Fencing program heals lives

Updated: April 27, 2004, 7:23 PM ET
Associated Press

ATLANTA -- Carlton Henry can only guess where he would be without the Peter Westbrook Foundation.

"I'd probably be in jail, or dead,'' he said.

Westbrook, a six-time member of the U.S. Olympic team, started the foundation in 1991 to bring fencing to underprivileged children in New York.

"I realized how great the sport has been to me,'' Westbrook said. "I wanted to share it with other kids from the inner-cities.''

The foundation has been a great success. Approximately 130 children participate in the program, most of whom practice on Saturdays during the school year. The most talented students fence five-to-six days a week with some of the top coaches in the country.

But the Foundation does more than teach youngsters how to lunge and parry. To illustrate this point, Westbrook, seated behind a fencing strip at the U.S. Fencing National Championships, gestured toward Henry.

"Carlton ... came to us two or three years ago. Knew nothing about fencing. It's a sad story but it's a great story,'' Westbrook said. "He was living in a homeless shelter. His father died of AIDS. His mother, he never saw until the father's funeral last year.''

"Carlton was involved in gangs like crazy, and it didn't look like he was finishing high school on time, or maybe even not finishing.''

Henry, 20, grew up in the Bronx with his father and grandmother. He got himself into plenty of trouble but was fortunate to be guided to the Westbrook Foundation by a teacher.

"I came down and I really liked what was going on, so I kept coming and after a while Peter accepted me to the after-school program,'' he said.

Last year, Henry's father died. After the funeral, he wanted to fence that day. Westbrook told him to take a day off, and come back the following day. Henry obliged.

"After my father passed away and bills piled up on my grandmother, it was too hard for her to handle certain things,'' he said. "We had to move into the shelter. That was pretty rough.''

The Foundation helped Henry pull through the tough times.

"It's from being around positive people and seeing positive things, instead of being around negative people and only having negative things to see and do,'' Henry said. "I think that just gave me a new way to look at life.''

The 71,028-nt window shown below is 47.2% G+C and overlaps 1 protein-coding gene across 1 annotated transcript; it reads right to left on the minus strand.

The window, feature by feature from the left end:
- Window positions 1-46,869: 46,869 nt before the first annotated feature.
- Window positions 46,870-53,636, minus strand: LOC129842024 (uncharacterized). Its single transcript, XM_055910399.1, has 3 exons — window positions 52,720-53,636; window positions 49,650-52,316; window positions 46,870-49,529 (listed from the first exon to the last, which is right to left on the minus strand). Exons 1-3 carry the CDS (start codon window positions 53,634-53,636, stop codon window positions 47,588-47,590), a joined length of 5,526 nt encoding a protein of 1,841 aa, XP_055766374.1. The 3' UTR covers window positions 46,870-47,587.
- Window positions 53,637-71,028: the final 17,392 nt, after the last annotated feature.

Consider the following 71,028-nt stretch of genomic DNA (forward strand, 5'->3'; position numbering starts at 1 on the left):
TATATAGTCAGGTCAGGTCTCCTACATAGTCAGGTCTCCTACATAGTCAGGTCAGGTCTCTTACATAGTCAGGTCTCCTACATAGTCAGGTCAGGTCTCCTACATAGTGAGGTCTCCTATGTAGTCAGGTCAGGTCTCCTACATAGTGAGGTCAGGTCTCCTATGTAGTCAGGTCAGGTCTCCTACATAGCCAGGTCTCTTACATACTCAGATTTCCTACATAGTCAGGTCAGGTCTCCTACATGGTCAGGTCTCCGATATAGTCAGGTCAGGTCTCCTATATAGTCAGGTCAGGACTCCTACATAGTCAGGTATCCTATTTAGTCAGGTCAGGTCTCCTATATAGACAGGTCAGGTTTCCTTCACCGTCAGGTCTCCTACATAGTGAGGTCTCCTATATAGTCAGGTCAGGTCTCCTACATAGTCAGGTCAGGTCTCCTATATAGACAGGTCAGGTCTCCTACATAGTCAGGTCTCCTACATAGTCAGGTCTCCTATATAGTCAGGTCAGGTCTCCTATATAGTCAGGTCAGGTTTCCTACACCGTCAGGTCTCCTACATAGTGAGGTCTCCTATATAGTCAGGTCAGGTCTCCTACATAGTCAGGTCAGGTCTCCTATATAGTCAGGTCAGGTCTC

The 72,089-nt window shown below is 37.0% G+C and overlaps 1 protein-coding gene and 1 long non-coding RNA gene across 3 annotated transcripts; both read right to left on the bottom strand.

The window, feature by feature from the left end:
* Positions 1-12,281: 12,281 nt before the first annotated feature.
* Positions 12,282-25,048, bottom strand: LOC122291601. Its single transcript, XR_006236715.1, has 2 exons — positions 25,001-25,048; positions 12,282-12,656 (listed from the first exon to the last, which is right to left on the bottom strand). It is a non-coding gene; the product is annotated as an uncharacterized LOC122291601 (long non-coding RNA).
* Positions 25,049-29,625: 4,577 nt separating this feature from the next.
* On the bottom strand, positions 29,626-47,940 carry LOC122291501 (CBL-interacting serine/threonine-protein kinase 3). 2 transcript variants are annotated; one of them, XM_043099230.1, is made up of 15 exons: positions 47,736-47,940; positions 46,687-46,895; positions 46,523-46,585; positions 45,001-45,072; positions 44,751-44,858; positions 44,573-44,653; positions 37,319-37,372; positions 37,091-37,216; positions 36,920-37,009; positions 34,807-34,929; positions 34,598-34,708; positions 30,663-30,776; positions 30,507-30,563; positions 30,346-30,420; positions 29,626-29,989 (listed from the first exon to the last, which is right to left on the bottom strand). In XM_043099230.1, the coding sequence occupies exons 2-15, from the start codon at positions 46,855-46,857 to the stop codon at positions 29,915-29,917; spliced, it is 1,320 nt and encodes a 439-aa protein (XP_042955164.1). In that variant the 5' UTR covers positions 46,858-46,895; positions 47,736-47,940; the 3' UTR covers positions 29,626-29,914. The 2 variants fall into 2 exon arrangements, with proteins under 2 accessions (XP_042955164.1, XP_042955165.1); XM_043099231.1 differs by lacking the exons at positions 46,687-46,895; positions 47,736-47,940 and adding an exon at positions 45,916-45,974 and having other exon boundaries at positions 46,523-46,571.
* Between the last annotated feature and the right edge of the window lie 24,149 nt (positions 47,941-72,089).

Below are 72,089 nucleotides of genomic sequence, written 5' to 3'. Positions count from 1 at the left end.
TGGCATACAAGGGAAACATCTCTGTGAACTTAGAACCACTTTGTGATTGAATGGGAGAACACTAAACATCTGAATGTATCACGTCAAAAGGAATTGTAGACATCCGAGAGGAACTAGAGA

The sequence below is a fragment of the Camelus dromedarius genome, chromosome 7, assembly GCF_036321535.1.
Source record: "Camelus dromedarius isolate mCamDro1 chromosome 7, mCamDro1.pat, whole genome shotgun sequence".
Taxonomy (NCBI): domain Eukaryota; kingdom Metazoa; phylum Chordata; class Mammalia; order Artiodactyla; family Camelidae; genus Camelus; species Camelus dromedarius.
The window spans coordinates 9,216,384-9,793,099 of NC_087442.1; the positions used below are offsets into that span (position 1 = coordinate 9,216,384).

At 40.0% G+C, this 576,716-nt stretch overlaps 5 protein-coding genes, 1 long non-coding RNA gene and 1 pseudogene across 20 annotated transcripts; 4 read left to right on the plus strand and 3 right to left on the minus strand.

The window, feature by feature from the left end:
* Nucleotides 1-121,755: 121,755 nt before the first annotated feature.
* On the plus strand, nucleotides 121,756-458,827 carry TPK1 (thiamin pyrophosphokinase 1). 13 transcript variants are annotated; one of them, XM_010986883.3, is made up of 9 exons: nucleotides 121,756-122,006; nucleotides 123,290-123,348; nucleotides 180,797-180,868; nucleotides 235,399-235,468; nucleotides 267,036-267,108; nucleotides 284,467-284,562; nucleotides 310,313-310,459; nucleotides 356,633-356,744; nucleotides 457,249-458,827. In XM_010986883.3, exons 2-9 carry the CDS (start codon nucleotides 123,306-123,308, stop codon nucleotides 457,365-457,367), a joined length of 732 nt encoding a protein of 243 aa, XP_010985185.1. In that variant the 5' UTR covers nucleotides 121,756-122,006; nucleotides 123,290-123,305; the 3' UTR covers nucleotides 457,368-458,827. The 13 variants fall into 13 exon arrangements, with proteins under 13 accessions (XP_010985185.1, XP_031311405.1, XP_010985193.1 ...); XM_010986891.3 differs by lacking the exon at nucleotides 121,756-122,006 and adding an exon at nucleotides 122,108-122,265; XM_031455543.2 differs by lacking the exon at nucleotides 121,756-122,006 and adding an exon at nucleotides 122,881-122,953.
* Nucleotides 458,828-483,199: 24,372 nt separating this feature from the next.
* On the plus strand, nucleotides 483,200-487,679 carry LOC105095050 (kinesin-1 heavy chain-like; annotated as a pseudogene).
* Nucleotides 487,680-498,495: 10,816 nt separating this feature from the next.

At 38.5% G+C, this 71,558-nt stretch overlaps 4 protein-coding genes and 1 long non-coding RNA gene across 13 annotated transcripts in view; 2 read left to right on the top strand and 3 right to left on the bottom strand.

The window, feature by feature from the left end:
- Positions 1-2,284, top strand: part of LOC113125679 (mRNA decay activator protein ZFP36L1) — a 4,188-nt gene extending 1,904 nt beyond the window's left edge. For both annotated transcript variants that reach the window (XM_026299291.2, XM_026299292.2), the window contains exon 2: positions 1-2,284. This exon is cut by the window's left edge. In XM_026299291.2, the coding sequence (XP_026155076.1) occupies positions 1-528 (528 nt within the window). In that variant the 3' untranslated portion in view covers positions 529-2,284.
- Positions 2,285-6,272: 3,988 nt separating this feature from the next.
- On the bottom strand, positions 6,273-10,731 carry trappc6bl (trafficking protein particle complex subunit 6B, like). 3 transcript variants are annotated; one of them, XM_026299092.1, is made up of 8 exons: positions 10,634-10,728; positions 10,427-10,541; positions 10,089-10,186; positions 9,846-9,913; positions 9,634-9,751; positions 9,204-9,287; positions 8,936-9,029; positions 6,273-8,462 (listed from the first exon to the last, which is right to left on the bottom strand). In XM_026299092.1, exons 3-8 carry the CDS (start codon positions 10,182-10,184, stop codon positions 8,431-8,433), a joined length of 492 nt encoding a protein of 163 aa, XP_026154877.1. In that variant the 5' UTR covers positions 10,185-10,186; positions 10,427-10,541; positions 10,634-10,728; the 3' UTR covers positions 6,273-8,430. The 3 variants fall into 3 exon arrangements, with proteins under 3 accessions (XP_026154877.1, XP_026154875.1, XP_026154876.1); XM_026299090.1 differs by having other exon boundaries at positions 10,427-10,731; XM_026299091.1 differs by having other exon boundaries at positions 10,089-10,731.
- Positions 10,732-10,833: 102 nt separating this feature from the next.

Henry finished high school and is out of the shelter. He lives in Harlem now, with his grandmother, sister, and two nieces. He is enrolled at Bronx Community College and hopes to get his grades up to the point that he could transfer to a college that has a fencing program.

"It's a pretty good all around school, not just for fencing, but for making the individual very well-rounded,'' Westbrook said of his foundation.

Westbrook grew up in the projects of Newark, N.J. He took up fencing as a teenager and later landed a full scholarship to NYU. From there, he began competing internationally, participating in his first Olympics in 1976. He won a bronze medal in the 1984 Games in Los Angeles, and drew his saber in the Olympics for the last time in 1996 in Atlanta.

"The sport of fencing has been great to me,'' he said. "It transformed my life, saved my life.''

Westbrook used to dominate the strips at the National Championships. Now, his fencers his fencers do it for him. Four of the 13 U.S. fencers headed to the 2004 Olympics learned the sport through his program, including saber fencers Keeth Smart and Ivan Lee.

The Westbrook Foundation men's saber team, including Smart, Lee, and Henry, lost the final 45-42 on Monday, the first time the program didn't win the title since 2000.

On Sunday, Smart and Lee faced each other in the semifinals of the men's saber event. Smart beat Lee 15-13 and went on to win the championship.

Henry didn't make it that far. He went 3-6 in pool play, and then lost his first elimination bout 15-13, finishing in 23rd place out of 38 fencers.

Still, Westbrook knows which fencer he's most proud of.

"Sometimes I don't know if I'm more impressed with Ivan and Keeth making the Olympic Games or Carlton, who made the Olympic Games in life. Which really is more important? In the whole scheme of things, it's really Carlton.''


Copyright 2004 by The Associated Press